Monday, February 11, 2013

choosing a school (1) why our kids go to local schools

Sometimes I'm asked about our children's schools:
  • What kind of school did we choose (local, Christian, private, homeschooling)? Why?
  • How did we choose our kids' schools?
Today I'll answer the first question; next time, the second.

We send our kids to local schools, both primary and secondary.

We want to be part of our local community. We want to get to know local families, share our lives with them, pray for them, and chat with them about what we believe.

We want our children to learn to live in a non-Christian world. We want to equip them to relate to and reach out to their classmates, who are from all kinds of backgrounds and religions. We want to talk with our kids about the issues raised by secular philosophies and practices.

We have friends we greatly respect who school their kids differently, and I can see the advantages. Given different circumstances, we'd make a different decision. But local is our preference.

You might also like to read
Here are some great posts about why other families went local:

Now it's over to you. What kind of schooling did you choose? Why? 

Tell us here. 

Next time I'll talk about how we chose our kids' particular schools.

image is by UGArdener at flickr


Petrina said...

Our kids aren't at school yet, but planning to go local, for reasons very similar to yours. And already dealing with shock from some quarters that we don't have their names down for private schools. I'll be watching this series and the comments.

mattnbec said...

atm we too have our kids at a local government primary school. Our reasons are similar to yours too. I'm also keen to support a local church (which isn't our own) who run a kids' club at the school and a Friday night youth group for primary aged-kids and are doing a great job :-)

We may well revise this decision for high school - largely for educational reasons. The local government high schools are pretty oriented towards vocational training and given our family background, we'd like our kids to have a wider range of options made available to them. So for that reason, we may well send them to a nearby Christian School, or perhaps another government school, should they be able to get in.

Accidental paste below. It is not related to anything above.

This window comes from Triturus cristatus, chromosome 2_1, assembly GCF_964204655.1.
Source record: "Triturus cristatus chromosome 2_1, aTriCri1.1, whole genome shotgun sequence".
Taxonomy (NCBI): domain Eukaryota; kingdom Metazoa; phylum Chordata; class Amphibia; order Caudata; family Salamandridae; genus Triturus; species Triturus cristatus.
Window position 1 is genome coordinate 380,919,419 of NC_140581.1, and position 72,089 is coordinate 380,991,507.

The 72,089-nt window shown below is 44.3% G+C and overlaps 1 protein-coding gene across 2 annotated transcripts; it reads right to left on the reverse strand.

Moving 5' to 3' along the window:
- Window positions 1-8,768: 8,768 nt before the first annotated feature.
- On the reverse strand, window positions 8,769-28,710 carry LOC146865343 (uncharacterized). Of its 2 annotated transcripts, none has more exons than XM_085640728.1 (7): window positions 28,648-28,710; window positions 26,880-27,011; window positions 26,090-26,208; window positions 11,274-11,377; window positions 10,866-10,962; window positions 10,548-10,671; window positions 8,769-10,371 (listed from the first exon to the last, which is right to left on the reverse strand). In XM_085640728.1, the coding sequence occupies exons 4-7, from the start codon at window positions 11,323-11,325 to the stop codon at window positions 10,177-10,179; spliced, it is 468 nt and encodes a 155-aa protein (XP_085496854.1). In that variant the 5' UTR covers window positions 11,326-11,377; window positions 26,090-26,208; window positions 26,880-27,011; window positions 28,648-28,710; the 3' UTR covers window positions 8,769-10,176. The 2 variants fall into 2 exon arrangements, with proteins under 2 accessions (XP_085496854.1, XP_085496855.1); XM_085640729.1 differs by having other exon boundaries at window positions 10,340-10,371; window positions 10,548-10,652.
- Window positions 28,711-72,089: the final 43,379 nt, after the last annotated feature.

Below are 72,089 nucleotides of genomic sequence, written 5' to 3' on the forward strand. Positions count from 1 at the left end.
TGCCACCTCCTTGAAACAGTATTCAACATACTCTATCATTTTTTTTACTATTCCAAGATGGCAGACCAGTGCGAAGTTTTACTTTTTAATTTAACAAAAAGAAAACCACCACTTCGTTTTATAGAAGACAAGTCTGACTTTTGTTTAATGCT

Anonymous said...

We have chosen to send our kids to our local Christian School for all of the same reason but we feel that we as parents we will be supported and helped by the teachers to encourage our kids to think Christianly/ from a biblical perspective about the world. Our kids still have local non-christian families in their classes. I personally have had many opportunities with parents and being in a christian school they seem a little more open to talking or at least listening!

Rachael said...

We had our children in the local school while we were back in Australia for 6 months, and for the same reasons you outline.

I was really struck by just how little christian influence there was in the school... by how few "church" families there were. It was quite disturbing. It is a difficult thing as it is a big concern for parents and I can understand why they pull their children out and put them into christian schools. And the more families that go... and the more teachers that go... the bigger the problem gets.

Both my husband and went through local schools ourselves. One of the biggest struggles we both face in our christian lives is thinking with a christian world view. Our default is always to think with a secular view of the world... one in which God doesn't exist or have any significant impact. We really want our children to have a different "default".

I'm not convinced that being at a christian school would necessarily change this default in itself because our world view is formed by more than school (and often before we start school) but also don't want do deny the impact that education has on our world view.

Jean said...

I think of all things your "the more families that go... and the more teachers that go... the bigger the problem gets" scares me the most, Rachael.

Yet there are local schools I (and most Christian parents) wouldn't send our kids to, so I get why Christian parents do this, though it saddens me. If there was no decent local school, I would probably do the same.

I guess you could get a gang of families together and go to the same school, as we have done with our local primary school. Then pray and work and watch!

But sending kids to a local school is not always an easy decision, and the impulse to protect one's kids is huge - rightly so. And, as you say, to give them a Christian world-view.

So sad that it means leaving those schools with little Christian influence, though.